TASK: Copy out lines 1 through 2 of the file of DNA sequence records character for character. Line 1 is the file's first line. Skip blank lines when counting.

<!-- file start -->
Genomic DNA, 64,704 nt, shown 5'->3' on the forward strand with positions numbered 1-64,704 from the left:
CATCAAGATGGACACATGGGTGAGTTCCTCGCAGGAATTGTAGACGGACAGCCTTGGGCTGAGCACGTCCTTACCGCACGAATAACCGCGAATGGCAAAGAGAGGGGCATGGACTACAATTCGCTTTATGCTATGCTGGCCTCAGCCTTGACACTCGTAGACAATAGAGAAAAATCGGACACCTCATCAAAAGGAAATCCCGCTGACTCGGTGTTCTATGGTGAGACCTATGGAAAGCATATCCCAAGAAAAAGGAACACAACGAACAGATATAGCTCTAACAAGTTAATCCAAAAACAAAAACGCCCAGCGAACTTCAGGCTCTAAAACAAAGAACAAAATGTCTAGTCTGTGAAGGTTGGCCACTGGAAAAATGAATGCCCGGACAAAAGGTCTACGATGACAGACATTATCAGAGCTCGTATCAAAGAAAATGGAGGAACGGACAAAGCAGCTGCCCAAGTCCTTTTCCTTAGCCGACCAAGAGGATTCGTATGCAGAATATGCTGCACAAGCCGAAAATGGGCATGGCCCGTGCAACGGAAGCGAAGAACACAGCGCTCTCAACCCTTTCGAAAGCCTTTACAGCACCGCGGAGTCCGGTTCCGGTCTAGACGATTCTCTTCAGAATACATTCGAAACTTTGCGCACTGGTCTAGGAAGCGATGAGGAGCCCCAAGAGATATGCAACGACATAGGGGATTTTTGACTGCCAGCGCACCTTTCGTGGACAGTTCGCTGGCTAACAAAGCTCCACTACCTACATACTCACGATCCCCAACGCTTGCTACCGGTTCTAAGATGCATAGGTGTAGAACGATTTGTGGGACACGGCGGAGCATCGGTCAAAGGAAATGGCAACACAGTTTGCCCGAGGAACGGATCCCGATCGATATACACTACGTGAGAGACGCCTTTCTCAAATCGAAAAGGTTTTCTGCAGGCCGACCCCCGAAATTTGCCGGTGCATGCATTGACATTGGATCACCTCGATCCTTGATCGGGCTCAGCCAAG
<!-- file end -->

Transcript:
Genomic DNA, 64,704 nt, shown 5'->3' on the forward strand with positions numbered 1-64,704 from the left:
CATCAAGATGGACACATGGGTGAGTTCCTCGCAGGAATTGTAGACGGACAGCCTTGGGCTGAGCACGTCCTTACCGCACGAATAACCGCGAATGGCAAAGAGAGGGGCATGGACTACAATTCGCTTTATGCTATGCTGGCCTCAGCCTTGACACTCGTAGACAATAGAGAAAAATCGGACACCTCATCAAAAGGAAATCCCGCTGACTCGGTGTTCTATGGTGAGACCTATGGAAAGCATATCCCAAGAAAAAGGAACACAACGAACAGATATAGCTCTAACAAGTTAATCCAAAAACAAAAACGCCCAGCGAACTTCAGGCTCTAAAACAAAGAACAAAATGTCTAGTCTGTGAAGGTTGGCCACTGGAAAAATGAATGCCCGGACAAAAGGTCTACGATGACAGACATTATCAGAGCTCGTATCAAAGAAAATGGAGGAACGGACAAAGCAGCTGCCCAAGTCCTTTTCCTTAGCCGACCAAGAGGATTCGTATGCAGAATATGCTGCACAAGCCGAAAATGGGCATGGCCCGTGCAACGGAAGCGAAGAACACAGCGCTCTCAACCCTTTCGAAAGCCTTTACAGCACCGCGGAGTCCGGTTCCGGTCTAGACGATTCTCTTCAGAATACATTCGAAACTTTGCGCACTGGTCTAGGAAGCGATGAGGAGCCCCAAGAGATATGCAACGACATAGGGGATTTTTGACTGCCAGCGCACCTTTCGTGGACAGTTCGCTGGCTAACAAAGCTCCACTACCTACATACTCACGATCCCCAACGCTTGCTACCGGTTCTAAGATGCATAGGTGTAGAACGATTTGTGGGACACGGCGGAGCATCGGTCAAAGGAAATGGCAACACAGTTTGCCCGAGGAACGGATCCCGATCGATATACACTACGTGAGAGACGCCTTTCTCAAATCGAAAAGGTTTTCTGCAGGCCGACCCCCGAAATTTGCCGGTGCATGCATTGACATTGGATCACCTCGATCCTTGATCGGGCTCAGCCAAG